Almost every car produced nowadays is propelled by a Reciprocating Internal Combustion Engine (RICE). Fueled by gasoline or diesel, these engines have pistons inside the cylinders which move up and down, compressing and expanding the mixture. They are connected to a crankshaft that converts the movements into a rotational motion to turn the wheels that move the car.
Big engine makers are constantly researching and developing to make engines lighter, more powerful, more fuel efficient, and more environmentally friendly. But isn’t there a better way to power the automobile Industry?
After WWII, the gas turbine (GT) engine (turbojet) was a trend for aircraft propulsion. A few companies did some research and explored the idea of using a GT to power a car. The GTs mentioned here are evidently not turbojets, but turboshafts where almost any power is used from exhaust. Instead there is a power turbine activated by the combustion gases that would be connected to a gearbox and consequently to the wheels.
The first company to ever build a GT car was Rover in 1950 with the JET 1. A few years later GM also built a number of futuristic prototypes called the Firebirds.
While some companies came up with GT cars, it was Chrysler that invested the most in this concept, spending a lot of time and money doing R&D for almost 20 years (from 1950 to 1970).
For the first time ever in 1963, more than just a prototype came out and fifty-five cars were built and given to people to try as a daily mode of transport. Although reviews were generally good, the project did not go any further.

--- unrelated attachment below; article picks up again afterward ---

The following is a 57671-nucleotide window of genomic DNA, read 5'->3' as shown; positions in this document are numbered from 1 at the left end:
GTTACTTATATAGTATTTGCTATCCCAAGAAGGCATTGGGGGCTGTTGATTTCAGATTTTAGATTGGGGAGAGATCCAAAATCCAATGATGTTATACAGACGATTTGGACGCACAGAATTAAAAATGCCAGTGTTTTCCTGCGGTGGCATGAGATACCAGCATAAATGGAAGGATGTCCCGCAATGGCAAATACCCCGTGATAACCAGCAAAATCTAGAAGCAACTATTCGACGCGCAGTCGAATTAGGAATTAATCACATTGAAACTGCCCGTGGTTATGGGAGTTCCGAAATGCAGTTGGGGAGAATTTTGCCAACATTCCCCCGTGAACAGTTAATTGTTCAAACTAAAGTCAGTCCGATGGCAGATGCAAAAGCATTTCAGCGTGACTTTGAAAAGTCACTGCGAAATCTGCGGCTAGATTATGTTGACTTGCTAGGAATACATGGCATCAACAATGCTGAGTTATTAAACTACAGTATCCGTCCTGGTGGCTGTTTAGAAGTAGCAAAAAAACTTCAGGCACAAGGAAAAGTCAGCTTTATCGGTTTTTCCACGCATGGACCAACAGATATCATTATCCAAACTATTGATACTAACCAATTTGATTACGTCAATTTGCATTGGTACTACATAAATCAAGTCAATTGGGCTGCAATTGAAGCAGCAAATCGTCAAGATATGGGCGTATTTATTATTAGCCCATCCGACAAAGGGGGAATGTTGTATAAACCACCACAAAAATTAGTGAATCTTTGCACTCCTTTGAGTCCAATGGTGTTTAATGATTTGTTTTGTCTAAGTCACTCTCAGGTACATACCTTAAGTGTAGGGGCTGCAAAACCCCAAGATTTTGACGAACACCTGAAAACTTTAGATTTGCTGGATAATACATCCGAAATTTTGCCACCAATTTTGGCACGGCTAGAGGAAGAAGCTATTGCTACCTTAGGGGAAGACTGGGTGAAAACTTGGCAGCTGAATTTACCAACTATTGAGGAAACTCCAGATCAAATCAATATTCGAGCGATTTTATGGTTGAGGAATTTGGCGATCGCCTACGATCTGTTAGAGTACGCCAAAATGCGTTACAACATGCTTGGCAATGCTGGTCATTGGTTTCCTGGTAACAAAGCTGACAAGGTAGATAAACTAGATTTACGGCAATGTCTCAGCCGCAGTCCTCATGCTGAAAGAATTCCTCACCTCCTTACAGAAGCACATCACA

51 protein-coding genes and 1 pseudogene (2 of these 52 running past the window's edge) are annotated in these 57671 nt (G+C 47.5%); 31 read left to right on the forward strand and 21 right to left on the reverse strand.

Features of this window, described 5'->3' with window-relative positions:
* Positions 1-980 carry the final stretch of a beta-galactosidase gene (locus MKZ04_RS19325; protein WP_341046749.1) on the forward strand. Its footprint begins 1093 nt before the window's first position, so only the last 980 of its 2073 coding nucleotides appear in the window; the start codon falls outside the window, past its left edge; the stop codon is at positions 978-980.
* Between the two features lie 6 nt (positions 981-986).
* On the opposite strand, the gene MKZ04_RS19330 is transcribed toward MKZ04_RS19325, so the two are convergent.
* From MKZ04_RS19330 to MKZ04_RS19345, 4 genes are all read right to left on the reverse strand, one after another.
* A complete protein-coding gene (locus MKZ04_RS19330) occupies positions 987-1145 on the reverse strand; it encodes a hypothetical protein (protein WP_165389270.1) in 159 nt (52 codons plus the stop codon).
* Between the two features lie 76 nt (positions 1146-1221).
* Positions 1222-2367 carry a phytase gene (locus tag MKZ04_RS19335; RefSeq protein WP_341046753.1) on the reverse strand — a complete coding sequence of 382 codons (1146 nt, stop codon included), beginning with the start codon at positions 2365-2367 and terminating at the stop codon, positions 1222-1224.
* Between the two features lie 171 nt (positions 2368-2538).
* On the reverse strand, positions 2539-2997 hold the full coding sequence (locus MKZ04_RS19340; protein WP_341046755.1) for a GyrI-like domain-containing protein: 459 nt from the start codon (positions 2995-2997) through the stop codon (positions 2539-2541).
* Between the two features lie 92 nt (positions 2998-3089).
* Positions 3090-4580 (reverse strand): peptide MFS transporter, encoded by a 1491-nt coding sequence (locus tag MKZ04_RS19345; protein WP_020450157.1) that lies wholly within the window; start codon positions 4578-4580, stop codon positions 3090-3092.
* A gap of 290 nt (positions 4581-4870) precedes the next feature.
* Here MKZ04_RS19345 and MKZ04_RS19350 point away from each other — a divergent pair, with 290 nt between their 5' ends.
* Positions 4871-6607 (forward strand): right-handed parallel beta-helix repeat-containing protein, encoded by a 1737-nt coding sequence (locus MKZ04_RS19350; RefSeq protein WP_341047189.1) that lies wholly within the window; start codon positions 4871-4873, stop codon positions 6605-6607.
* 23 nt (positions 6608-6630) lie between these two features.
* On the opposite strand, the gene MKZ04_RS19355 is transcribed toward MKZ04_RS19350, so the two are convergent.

The car used the A-831 GT, a dual spool, and free shaft engine with an output of 130 horse power, weighing 410 lbs. It comprised a single stage centrifugal compressor rotating at a maximum of 44,600 rpm (CR=4:1), the air, after leaving the compressor, would go through 2 regenerators working as heat exchangers using hot gases from the exhaust to increase temperature before the combustion to reduce fuel consumption. From the combustion chamber, the gases travelled by a single stage axial turbine that activated the compressor and the accessories and posteriorly through a variable geometry power turbine nozzle, to control the amount of gas that would go through, before the free single stage axial power turbine that was connected to a Torqueflit, 3 speed automatic transmission.
Chrysler ended up destroying all but nine of the cars. Today they are in museums or in Jay Leno’s garage.
Why didn’t a car with a well-reviewed engine and a futuristic concept stick? Why are GTs present in so many industries but not in Automotive? They’re faster, simpler, have a better power-to-weight ratio and require less maintenance.
While they have advantages, however, they also have some disadvantages. Some of the Chrysler car users mentioned a lack of engine brake, lack of support when maintenance was needed and noise. This could easily be solved, and Chrysler did fix some of this issues. What ultimately killed the project was the low throttle response in comparison to RICE and fuel consumption. GTs are very fuel efficient for high speeds with constant throttle, but cars operate at relativity low speeds with a big vary of throttle. This has a big impact in the GT fuel efficiency. Although the company tried to resolve this issue, the 1970’s oil crisis made the scenario even worse.
It’s possible that soon electric hybrid vehicles will mean the GT finally becomes a viable power source for cars. Whether braking or accelerating, the micro gas turbine runs at a relatively constant rpm and generates electricity to be stored in batteries. Those batteries are connected to electric motors (4 in the Jaguar C-X75 case, one on each wheel) that run the car. Two known prototypes are the Jaguar C-X75 using two 70kW micro turbines produced by Bladon Jets, and the Capstone CMT 380 using a single 30 kW micro gas turbine